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Elias shows how baseball exported 'American Way'

"The Empire Strikes Out: How Baseball Sold U.S. Foreign Policy and Promoted the American Way Abroad" (The New Press, 418 pages, $27.95), by Robert Elias:

Contrary to popular opinion in the U.S., the young Fidel Castro wasn't one of Cuba's best pitchers and was never offered contracts by American scouts. In fact, U.S. Sen. Eugene McCarthy once suggested that his lack of a big-league arm was a key reason Castro came to hate the U.S.

"An aspiring pitching ace spurned," McCarthy said, "can be a dangerous man with a long memory."

Robert Elias, author of "The Empire Strikes Out: How Baseball Sold U.S. Foreign Policy and Promoted the American Way Abroad," exhaustively documents how baseball can be a dangerous sport — even though Castro himself remains an avid fan.

Elias, who teaches law and politics at the University of San Francisco, shows how the game has been used to bully overseas culture as much as Washington's foreign policy sometimes does, from its unabashed cheerleading of U.S. military incursions to its propaganda value, expansionist, free-market business model and promotion as a way of pacifying U.S. protectorates in Asia and the Caribbean.

Among dozens of examples: How Washington-backed Contras attacked truckloads of native hardwoods headed to Nicaraguan baseball bat factories so the Sandinistas couldn't use the game to boost morale, and how, when it looked like the U.S. and Mexico might go to war in 1921, President Warren G. Harding sent big leaguers on a goodwill tour south of the border.

Elias has written both fiction and nonfiction about baseball and his love for the game shines through. But he also doesn't hold back (or maybe steps up to the plate?), indicting America's pastime for aligning itself with political conservatives and the military, and becoming a tool for globalization.

He tells a compelling story made more vivid by thorough research and authoritative writing, even if some of his conclusions seem a bit over the top.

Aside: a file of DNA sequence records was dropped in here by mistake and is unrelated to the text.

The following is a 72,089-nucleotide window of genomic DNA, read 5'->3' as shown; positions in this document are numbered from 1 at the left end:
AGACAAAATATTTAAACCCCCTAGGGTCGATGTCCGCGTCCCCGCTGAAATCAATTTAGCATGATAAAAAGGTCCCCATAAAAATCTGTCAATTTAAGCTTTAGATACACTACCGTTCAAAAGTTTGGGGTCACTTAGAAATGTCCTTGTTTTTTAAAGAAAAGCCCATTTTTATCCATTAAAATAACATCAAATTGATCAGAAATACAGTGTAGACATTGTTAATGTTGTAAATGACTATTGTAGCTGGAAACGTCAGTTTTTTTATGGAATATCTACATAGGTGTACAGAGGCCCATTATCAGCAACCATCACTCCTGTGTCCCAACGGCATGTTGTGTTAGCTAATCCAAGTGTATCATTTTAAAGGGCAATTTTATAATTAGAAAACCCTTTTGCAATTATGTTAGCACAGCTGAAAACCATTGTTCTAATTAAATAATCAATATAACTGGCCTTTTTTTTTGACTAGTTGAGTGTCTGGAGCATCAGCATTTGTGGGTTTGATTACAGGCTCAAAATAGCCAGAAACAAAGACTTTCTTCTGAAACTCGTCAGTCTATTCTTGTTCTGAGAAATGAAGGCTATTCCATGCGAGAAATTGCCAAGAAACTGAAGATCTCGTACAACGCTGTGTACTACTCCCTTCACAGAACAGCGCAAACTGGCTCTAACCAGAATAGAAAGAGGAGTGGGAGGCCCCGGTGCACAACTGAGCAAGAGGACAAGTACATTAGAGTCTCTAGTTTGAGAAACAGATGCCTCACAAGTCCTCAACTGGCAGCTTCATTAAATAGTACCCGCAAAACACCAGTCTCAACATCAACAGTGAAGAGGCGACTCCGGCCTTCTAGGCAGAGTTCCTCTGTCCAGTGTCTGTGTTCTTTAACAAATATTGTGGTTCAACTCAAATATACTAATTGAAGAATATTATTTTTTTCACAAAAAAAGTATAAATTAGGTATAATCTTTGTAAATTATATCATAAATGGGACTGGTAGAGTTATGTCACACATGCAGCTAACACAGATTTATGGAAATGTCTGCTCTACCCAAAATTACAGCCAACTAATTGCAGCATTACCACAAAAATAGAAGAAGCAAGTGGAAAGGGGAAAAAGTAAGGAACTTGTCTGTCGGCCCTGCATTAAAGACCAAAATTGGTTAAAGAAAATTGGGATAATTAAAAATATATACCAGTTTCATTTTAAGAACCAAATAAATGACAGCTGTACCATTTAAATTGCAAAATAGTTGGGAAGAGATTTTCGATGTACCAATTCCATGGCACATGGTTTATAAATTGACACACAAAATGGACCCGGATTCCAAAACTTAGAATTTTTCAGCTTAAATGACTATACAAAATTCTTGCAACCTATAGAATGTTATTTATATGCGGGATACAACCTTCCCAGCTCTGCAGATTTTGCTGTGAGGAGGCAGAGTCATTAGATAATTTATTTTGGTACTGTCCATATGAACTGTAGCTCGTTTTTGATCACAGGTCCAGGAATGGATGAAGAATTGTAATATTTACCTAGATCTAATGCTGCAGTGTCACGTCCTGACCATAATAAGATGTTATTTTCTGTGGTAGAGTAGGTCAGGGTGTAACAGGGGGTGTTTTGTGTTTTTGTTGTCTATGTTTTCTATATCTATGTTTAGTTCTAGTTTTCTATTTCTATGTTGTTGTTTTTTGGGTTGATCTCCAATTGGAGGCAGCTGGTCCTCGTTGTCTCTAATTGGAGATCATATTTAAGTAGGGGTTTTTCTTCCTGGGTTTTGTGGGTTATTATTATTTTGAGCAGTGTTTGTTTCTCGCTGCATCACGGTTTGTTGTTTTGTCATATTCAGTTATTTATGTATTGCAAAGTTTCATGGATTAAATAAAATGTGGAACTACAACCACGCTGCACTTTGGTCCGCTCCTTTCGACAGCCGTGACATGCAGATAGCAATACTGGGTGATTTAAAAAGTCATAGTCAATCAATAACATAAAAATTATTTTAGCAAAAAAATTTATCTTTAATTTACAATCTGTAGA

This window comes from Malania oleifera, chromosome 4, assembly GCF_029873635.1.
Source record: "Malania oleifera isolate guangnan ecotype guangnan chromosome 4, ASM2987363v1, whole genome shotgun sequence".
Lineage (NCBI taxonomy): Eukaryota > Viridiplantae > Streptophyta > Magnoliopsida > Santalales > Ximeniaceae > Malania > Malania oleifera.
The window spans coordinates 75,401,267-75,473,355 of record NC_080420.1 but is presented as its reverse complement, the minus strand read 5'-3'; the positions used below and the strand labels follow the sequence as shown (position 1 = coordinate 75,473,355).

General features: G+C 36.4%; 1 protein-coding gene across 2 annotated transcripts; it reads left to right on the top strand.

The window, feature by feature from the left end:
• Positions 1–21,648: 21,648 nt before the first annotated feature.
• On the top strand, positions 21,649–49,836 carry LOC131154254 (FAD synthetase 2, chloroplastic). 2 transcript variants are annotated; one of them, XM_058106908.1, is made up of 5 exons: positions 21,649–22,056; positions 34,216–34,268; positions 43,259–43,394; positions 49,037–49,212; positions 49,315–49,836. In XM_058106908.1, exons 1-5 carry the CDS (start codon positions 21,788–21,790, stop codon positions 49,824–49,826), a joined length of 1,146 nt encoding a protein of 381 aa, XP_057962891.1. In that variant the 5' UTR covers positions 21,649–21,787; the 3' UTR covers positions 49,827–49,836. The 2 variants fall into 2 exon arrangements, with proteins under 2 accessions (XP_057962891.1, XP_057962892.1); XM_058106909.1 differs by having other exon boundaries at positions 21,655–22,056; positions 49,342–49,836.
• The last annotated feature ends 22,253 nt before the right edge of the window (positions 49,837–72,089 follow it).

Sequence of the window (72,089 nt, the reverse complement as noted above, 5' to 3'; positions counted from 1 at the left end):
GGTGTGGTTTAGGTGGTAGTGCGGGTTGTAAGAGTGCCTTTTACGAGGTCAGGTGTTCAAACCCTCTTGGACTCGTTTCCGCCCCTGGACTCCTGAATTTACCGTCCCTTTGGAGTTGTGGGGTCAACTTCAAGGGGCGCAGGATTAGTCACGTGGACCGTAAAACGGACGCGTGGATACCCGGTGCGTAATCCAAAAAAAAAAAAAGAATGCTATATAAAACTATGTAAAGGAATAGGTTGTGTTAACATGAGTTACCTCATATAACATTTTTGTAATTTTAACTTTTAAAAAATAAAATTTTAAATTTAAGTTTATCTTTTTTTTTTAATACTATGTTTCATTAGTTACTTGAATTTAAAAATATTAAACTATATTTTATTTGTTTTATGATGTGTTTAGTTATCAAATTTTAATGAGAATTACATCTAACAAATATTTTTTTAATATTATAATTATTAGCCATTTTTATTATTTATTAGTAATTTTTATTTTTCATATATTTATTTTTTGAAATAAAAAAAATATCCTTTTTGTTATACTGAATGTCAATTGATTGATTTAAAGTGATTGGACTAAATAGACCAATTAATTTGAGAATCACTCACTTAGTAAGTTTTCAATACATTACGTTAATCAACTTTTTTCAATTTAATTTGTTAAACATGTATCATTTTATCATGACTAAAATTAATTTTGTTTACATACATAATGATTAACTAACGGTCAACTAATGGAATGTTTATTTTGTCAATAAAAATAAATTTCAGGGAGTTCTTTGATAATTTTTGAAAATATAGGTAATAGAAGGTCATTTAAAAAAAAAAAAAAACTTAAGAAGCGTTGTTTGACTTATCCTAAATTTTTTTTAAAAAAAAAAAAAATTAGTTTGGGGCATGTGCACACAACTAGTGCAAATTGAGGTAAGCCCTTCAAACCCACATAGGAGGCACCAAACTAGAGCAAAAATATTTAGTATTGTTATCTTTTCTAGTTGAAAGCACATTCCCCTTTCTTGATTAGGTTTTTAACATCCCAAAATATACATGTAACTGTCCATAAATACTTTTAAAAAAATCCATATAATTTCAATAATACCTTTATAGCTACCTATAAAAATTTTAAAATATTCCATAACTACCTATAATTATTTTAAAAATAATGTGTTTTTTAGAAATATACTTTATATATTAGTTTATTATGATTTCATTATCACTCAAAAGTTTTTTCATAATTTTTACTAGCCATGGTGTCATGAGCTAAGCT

Baseball fans will love the martial anecdotes throughout the book. During the War of 1812, a game among American prisoners ended in tragedy when a long hit prompted players to enlarge a hole in a wall to retrieve the ball, and English authorities, thinking they were trying to escape, killed seven of them.

Union and Confederate soldiers tossed a ball back and forth across Civil War front lines. Lights the Chicago Cubs planned to erect at Wrigley Field for the 1942 season were donated to the war effort, helping ensure the team would not play night games there until 1988. And soldiers from the 116th Infantry Regiment Yankees won the "World Series" of U.S. European Theater Operations forces during World War II.

As the sport gained popularity, American firms organized teams overseas to discourage labor unrest and distract employees from vices like booze and prostitutes. Some places weren't so opposed to "baseball colonization," however, since the game evolved and flourished — even becoming part of the national identity in Cuba, Japan and the Dominican Republic.

Also, some readers may not be comfortable with the notion that the U.S. is an empire. One of the book's themes is that baseball has promoted the American dream around the globe, something many may applaud, not decry.

Still, Elias revisits many ugly episodes, such as the Baseball Hall of Fame's decision to cancel a 2003 celebration marking the 25th anniversary of film classic "Bull Durham" after stars Susan Sarandon and Tim Robbins publicly opposed the war in Iraq.

Indeed, Elias explains how the Hall of Fame fed a myth about the uniquely American origins of baseball.

How the sport came into being is unclear, but it likely grew out of the British game Rounders. Former pro baseball player turned sporting-goods mogul Albert Spalding set out to establish a fully American origin for it, however, and convened a commission that found that baseball was invented in 1839 by Abner Doubleday in Cooperstown, N.Y.

Elias writes that the story is impossible since Doubleday was a cadet living at West Point, not Cooperstown, that year. But the shrine to baseball was formally dedicated in Cooperstown in 1939 — marking the place and 100th anniversary of Doubleday's dubious invention of the sport.